Föhrenbergkreis Finanzwirtschaft

Unkonventionelle Lösungen für eine zukunftsfähige Gesellschaft

As Easy-Money Era Winds Down, Investors Bet on Growth

Posted by hkarner - 20. März 2017

Date: 19-03-2017
Source: The Wall Street Journal

Exuberant U.S. markets are in some cases offsetting central banks’ shift away from low rates

Global stock markets as a whole have rallied over the past half year.

Central banks around the world are signaling a move away from ultra-easy money, but financial markets are responding as if the low-interest-rate party isn’t stopping.

A day after the Federal Reserve raised short-term interest rates a quarter percentage point, the People’s Bank of China raised a suite of key short-term interest rates and the Bank of England signaled that an increase in rates may not be far off. Turkey also raised a lending rate, while central banks in Japan, Norway and Indonesia held rates steady.

The events marked a striking turn from the low-interest-rate policies many central banks ushered in as recently as last year to spur markets and slow-growing economies. Low rates make it cheaper for businesses and individuals to borrow, spend and invest and tend to push up the value of asset prices like stocks.Markets sometimes shudder at the prospect of higher borrowing costs, but that isn’t happening now. U.K. stocks ended at a record Thursday, and European and Asian indexes rallied.

Following Wednesday’s Fed meeting, U.S. stocks climbed, benchmark bond yields sank and the dollar slid. Global stock markets as a whole have rallied over the past half year. The Dow Jones Global Index, which tracks 47 developed and emerging countries, has gained 9.7% since mid-September, while the Dow Jones Global ex-U.S. index is up 7.9%.

The market reaction can be seen as a sign of growing confidence that global growth is picking up, lessening the need for central banks to prop up spending and investing with low rates. Booming markets, if they continue, could even encourage central bankers to speed the pace of monetary tightening.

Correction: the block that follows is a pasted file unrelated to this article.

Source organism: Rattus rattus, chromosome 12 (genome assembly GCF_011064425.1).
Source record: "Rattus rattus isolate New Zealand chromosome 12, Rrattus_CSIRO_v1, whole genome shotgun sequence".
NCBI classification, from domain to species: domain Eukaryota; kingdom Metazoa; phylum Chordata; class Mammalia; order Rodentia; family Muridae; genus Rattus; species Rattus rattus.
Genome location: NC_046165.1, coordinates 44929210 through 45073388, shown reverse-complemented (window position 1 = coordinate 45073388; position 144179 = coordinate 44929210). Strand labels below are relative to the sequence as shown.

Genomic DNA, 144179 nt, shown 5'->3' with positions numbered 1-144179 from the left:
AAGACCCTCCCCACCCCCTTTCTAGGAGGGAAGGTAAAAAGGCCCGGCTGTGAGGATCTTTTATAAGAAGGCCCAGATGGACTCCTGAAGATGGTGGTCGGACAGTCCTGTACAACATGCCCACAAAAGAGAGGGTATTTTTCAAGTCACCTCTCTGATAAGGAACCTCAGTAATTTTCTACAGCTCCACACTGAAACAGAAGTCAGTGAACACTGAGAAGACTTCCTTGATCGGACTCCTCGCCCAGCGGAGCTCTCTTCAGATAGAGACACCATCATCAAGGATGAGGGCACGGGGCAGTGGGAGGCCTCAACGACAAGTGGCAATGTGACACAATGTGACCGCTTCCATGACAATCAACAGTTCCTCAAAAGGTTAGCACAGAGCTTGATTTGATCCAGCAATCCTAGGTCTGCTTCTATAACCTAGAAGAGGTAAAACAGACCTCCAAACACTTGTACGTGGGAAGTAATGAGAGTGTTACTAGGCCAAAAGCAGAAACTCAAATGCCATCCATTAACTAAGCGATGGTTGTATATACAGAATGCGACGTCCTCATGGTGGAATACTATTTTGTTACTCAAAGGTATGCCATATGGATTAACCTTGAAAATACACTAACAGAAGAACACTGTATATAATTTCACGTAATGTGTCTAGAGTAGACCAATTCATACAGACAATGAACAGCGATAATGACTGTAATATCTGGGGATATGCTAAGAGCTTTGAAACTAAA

The Bank of England held its benchmark interest rate steady at 0.25% Thursday, saying uncertainty surrounding Britain’s economic prospects as it prepares for exit talks with the European Union justified keeping policy on hold, even as a falling pound fuels faster inflation.

Minutes of deliberations revealed signs of growing unease about the BOE’s easy-money stance. One rate-setter on the nine-member Monetary Policy Committee voted for an immediate increase in the BOE’s benchmark rate to 0.5%, while other members indicated that they might not be far behind.

The BOE cut its main policy rate to a new low of 0.25% and revived a crisis-era bond-buying program two months after voters chose to leave the EU in a referendum in June. But the British economy showed resilience, and officials in recent months have grown concerned about quickening inflation.

“This is clear evidence the BOE is changing its tune, moving gradually toward an overdue tightening cycle,” said Kallum Pickering, senior U.K. economist at Berenberg Bank in London.

China raised several short-term interest rates for the second time this year, just hours after the Federal Reserve’s latest monetary tightening.

The unprecedented, nearly simultaneous rate increase showed Beijing’s desire to prevent capital from flowing outside the country toward places like the U.S. Higher rates are meant to tempt investors to keep deposits parked in domestic banks. Beijing is also trying to cool booming domestic markets.